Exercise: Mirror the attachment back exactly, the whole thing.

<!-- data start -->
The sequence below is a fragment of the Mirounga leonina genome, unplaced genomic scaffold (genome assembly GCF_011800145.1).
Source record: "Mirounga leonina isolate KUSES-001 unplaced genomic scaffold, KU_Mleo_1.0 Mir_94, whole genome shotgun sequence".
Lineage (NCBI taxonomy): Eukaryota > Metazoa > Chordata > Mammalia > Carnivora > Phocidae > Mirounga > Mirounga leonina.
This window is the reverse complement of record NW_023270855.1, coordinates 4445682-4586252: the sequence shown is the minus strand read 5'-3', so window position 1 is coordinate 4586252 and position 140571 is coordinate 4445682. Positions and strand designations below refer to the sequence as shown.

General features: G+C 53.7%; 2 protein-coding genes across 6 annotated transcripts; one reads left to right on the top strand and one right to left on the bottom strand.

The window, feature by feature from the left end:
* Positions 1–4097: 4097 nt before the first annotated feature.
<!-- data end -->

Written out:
The sequence below is a fragment of the Mirounga leonina genome, unplaced genomic scaffold (genome assembly GCF_011800145.1).
Source record: "Mirounga leonina isolate KUSES-001 unplaced genomic scaffold, KU_Mleo_1.0 Mir_94, whole genome shotgun sequence".
Lineage (NCBI taxonomy): Eukaryota > Metazoa > Chordata > Mammalia > Carnivora > Phocidae > Mirounga > Mirounga leonina.
This window is the reverse complement of record NW_023270855.1, coordinates 4445682-4586252: the sequence shown is the minus strand read 5'-3', so window position 1 is coordinate 4586252 and position 140571 is coordinate 4445682. Positions and strand designations below refer to the sequence as shown.

General features: G+C 53.7%; 2 protein-coding genes across 6 annotated transcripts; one reads left to right on the top strand and one right to left on the bottom strand.

The window, feature by feature from the left end:
* Positions 1–4097: 4097 nt before the first annotated feature.